I'd relish a sequel to this book. I'd love to know what happens to Theresa in her 20s, or even in the next summer. One particular scene with a famous artist leaves me wondering exactly what Theresa has planned for her own life and how this might differ from the life her parents have planned for her.

Friday, May 16, 2008

Book Review: Stop Dressing Your Six-Year-Old Like a Skank

It's almost embarrassing for me to read a Celia Rivenbark book because I sometimes cannot control my laughter, to the point that I am snorting and practically in need of an oxygen tank. Like We're Just Like You, Only Prettier (my review here), this book by Rivenbark is a running commentary on various absurdities in America, and, particularly, in the South. You don't have to be a Southerner, or a transplant, to appreciate Rivenbark's books, however; her satire transcends the South, and she hits on subjects ranging from parenting to ballet to cancer-smelling dogs.

On parenting: "If you ask me, the Supernanny should put the parents, not the kids, in the naughty room and not let them out until Mom promises to buy some clothes that fit and Dad can stop being such a wimp. ('Brandon calls his Mama names and I just wanna cry!') Grow a spine, you freak. It's time to 'man up'!

On ballet: "Ballet is beautiful, but I'm a new soul, incapable of appreciating scene after scene of young girls standing on their toes and mincing about and then standing on their toes and mincing about some more. And the plots? Sneaky fairies and magic feathers and stuff. Oh, just let me eat my own flesh till I quietly disappear."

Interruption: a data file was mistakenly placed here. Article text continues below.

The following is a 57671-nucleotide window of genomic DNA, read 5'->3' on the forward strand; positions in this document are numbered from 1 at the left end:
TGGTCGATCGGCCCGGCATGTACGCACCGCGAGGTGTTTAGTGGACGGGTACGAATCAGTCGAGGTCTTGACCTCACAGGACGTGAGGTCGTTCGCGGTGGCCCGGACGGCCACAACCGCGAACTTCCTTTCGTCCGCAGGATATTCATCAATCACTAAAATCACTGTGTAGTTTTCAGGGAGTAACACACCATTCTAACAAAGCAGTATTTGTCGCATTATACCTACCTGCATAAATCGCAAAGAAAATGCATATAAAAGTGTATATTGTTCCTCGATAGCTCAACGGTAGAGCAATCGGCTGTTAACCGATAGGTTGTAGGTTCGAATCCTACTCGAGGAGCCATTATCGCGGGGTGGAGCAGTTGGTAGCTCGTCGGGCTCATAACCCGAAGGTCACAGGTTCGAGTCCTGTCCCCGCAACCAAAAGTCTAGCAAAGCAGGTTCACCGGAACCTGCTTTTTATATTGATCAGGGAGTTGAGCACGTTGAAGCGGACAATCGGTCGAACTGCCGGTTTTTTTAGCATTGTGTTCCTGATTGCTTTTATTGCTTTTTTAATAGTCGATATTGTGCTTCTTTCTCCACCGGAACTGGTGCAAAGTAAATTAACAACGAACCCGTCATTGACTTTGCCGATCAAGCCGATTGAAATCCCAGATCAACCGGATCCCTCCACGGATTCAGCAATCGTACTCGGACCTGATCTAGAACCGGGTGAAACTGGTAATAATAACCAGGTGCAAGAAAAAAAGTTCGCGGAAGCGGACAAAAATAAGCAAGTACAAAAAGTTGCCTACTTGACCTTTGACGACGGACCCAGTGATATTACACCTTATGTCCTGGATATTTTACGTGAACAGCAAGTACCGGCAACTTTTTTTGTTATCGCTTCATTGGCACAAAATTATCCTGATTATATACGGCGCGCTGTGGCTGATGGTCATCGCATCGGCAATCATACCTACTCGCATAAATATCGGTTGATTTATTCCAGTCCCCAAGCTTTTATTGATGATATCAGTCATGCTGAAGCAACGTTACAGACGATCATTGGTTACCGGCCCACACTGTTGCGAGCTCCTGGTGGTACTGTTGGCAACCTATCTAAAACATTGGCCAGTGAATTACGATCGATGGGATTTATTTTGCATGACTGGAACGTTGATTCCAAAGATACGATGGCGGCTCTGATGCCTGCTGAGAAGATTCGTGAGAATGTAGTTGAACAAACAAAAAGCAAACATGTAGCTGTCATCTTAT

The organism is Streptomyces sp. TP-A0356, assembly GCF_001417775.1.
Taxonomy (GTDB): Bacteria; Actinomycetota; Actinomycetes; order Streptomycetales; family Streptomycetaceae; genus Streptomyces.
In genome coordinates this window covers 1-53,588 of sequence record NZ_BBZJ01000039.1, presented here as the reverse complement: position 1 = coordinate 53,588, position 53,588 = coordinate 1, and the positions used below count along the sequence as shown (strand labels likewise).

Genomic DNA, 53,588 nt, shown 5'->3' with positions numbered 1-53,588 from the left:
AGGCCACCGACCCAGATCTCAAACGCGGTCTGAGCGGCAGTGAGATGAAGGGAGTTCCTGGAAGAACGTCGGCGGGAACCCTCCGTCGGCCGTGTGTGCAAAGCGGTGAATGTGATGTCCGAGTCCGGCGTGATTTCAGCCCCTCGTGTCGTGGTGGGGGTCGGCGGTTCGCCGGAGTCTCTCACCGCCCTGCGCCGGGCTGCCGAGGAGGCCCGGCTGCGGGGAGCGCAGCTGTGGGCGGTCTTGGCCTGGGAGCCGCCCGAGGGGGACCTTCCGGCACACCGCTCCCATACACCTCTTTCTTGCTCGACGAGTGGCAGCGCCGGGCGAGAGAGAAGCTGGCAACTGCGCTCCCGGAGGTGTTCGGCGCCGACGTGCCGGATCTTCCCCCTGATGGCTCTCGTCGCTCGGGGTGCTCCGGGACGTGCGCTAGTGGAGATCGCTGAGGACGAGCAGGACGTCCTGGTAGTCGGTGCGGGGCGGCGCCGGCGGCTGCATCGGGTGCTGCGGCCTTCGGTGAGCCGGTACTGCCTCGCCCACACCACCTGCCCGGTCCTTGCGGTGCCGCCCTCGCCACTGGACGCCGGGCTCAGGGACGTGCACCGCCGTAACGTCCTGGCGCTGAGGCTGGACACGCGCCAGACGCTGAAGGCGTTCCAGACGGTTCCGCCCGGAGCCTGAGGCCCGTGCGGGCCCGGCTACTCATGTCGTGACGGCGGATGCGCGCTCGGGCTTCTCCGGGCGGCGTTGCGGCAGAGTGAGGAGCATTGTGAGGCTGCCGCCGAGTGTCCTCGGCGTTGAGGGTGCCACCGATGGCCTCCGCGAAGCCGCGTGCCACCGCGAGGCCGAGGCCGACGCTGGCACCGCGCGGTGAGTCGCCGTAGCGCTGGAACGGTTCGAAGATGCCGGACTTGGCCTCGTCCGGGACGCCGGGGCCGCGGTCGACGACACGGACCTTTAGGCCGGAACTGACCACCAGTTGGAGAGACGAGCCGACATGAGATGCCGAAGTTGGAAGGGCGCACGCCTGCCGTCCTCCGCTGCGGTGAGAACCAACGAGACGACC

On cancer-smelling dogs: "I hate to admit this, but it's obvious: Dogs have it all over my beloved but totally useless housecats. I could drive up to the house on four flat tires, with a ticking bomb and a kilo of cocaine in the trunk, tumors hanging off me as big as pie plates. and my selfish cats would just yawn, stretch, and go back to sleep."

Pulled-out of context, these quotes can't possibly do Rivenbark justice. I am really not a comedy person, but writers like Dave Barry and Celia Rivenbark send me into hysterics. And that's a fun place to be, even when it does leave the rest of my family saying, "What? What? What's so funny?" Some things you just can't explain.

Thursday, May 15, 2008

btt button

This week's Book Through Thursday asks:

Following up last week’s question about reading writing/grammar guides, this week, we’re expanding the question….

Scenario: You’ve just bought some complicated gadget home . . . do you read the accompanying documentation? Or not?